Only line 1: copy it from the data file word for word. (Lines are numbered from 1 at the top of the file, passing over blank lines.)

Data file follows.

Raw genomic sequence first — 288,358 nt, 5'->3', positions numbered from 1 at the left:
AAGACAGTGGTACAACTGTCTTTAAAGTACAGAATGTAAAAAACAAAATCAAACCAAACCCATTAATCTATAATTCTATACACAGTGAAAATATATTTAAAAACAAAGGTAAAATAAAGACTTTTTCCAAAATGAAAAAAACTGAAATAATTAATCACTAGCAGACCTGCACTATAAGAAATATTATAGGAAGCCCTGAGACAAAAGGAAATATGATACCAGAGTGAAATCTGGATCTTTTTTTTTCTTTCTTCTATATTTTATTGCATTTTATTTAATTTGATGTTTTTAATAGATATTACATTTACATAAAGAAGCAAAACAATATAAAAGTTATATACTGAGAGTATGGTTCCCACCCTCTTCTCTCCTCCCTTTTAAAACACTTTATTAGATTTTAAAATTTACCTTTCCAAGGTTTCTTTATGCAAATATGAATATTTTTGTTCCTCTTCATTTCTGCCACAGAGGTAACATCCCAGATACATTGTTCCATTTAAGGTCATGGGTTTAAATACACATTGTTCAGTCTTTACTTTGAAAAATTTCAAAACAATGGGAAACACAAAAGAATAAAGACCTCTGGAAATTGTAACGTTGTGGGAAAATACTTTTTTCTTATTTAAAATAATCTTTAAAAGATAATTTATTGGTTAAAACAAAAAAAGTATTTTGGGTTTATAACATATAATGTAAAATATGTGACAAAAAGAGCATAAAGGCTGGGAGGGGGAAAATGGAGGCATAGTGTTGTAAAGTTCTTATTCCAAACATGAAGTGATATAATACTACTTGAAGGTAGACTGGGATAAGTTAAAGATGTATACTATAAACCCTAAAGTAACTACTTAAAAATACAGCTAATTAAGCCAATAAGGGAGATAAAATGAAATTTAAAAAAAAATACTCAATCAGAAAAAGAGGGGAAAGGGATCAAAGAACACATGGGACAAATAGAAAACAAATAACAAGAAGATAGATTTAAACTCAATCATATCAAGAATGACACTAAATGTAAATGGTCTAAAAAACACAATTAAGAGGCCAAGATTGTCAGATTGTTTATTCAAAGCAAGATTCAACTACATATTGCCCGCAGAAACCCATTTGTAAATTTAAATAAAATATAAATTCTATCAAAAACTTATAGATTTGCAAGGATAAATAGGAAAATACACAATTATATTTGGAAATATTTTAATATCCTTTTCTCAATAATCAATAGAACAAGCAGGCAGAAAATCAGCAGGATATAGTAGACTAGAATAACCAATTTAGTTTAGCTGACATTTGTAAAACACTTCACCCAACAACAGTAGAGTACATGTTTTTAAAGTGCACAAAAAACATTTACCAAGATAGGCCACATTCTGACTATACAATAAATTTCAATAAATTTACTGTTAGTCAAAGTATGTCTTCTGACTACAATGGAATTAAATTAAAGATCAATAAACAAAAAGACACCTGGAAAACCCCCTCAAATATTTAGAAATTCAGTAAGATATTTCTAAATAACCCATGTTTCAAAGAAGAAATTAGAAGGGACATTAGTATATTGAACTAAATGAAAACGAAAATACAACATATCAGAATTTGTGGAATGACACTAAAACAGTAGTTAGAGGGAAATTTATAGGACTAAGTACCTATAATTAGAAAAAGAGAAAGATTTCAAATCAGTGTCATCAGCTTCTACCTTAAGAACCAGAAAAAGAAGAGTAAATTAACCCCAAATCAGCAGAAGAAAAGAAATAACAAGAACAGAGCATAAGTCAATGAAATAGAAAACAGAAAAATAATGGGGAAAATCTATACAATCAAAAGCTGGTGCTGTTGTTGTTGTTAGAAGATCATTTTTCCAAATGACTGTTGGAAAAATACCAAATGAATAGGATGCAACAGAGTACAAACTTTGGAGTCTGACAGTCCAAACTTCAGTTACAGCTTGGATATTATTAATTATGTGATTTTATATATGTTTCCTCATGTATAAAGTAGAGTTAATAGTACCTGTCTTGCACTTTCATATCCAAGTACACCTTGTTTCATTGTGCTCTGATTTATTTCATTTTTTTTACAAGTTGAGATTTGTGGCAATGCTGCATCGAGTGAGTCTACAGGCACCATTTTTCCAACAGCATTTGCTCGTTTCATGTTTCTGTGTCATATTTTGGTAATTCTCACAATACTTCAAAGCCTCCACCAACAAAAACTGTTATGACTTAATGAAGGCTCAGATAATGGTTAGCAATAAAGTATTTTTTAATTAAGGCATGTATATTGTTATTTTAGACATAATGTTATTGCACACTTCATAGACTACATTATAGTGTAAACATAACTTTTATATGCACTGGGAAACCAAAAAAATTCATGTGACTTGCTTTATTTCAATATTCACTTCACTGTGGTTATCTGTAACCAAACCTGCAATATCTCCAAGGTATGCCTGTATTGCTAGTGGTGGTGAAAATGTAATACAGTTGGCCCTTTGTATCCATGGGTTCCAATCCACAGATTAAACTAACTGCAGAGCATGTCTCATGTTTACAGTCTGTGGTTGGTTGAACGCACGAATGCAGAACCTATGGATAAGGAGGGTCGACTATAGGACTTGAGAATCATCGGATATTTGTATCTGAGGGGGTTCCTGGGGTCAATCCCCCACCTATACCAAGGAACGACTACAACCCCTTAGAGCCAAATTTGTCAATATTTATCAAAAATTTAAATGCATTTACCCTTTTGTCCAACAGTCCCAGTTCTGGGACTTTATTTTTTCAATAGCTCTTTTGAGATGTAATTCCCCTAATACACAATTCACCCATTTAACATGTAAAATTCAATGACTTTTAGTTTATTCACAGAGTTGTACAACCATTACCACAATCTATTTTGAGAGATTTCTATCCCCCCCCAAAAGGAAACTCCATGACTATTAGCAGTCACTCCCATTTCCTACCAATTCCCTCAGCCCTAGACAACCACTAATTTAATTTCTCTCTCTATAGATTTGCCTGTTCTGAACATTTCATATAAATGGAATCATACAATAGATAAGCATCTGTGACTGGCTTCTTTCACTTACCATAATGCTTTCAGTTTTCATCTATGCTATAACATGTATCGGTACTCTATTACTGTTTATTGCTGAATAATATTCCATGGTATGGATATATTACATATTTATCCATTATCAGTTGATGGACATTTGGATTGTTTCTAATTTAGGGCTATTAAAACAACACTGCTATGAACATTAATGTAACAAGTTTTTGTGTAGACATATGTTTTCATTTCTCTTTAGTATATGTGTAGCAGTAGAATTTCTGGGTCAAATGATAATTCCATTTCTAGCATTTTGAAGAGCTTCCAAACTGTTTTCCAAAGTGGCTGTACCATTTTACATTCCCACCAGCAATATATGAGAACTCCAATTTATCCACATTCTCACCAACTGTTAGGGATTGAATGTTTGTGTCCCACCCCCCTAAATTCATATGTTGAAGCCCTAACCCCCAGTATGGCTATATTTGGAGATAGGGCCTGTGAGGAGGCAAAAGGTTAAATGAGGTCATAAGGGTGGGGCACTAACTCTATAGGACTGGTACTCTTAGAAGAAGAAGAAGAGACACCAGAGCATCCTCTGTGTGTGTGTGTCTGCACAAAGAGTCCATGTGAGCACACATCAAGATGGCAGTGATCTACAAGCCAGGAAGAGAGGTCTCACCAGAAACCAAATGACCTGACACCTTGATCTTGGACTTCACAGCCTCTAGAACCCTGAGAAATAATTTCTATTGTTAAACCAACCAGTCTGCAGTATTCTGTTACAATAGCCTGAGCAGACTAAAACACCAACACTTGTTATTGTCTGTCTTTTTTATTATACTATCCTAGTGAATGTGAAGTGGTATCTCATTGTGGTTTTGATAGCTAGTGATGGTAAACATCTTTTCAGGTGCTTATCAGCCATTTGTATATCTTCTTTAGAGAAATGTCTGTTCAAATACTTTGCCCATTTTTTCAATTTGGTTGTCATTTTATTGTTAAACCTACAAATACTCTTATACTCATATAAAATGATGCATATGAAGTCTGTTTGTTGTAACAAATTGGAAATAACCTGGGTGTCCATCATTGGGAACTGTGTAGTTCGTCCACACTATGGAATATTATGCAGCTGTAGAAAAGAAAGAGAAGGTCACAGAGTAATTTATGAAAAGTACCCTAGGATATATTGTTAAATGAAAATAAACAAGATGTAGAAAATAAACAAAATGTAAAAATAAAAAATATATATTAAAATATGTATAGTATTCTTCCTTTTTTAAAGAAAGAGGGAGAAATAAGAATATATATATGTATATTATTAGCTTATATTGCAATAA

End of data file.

Raw genomic sequence first — 288,358 nt, 5'->3', positions numbered from 1 at the left: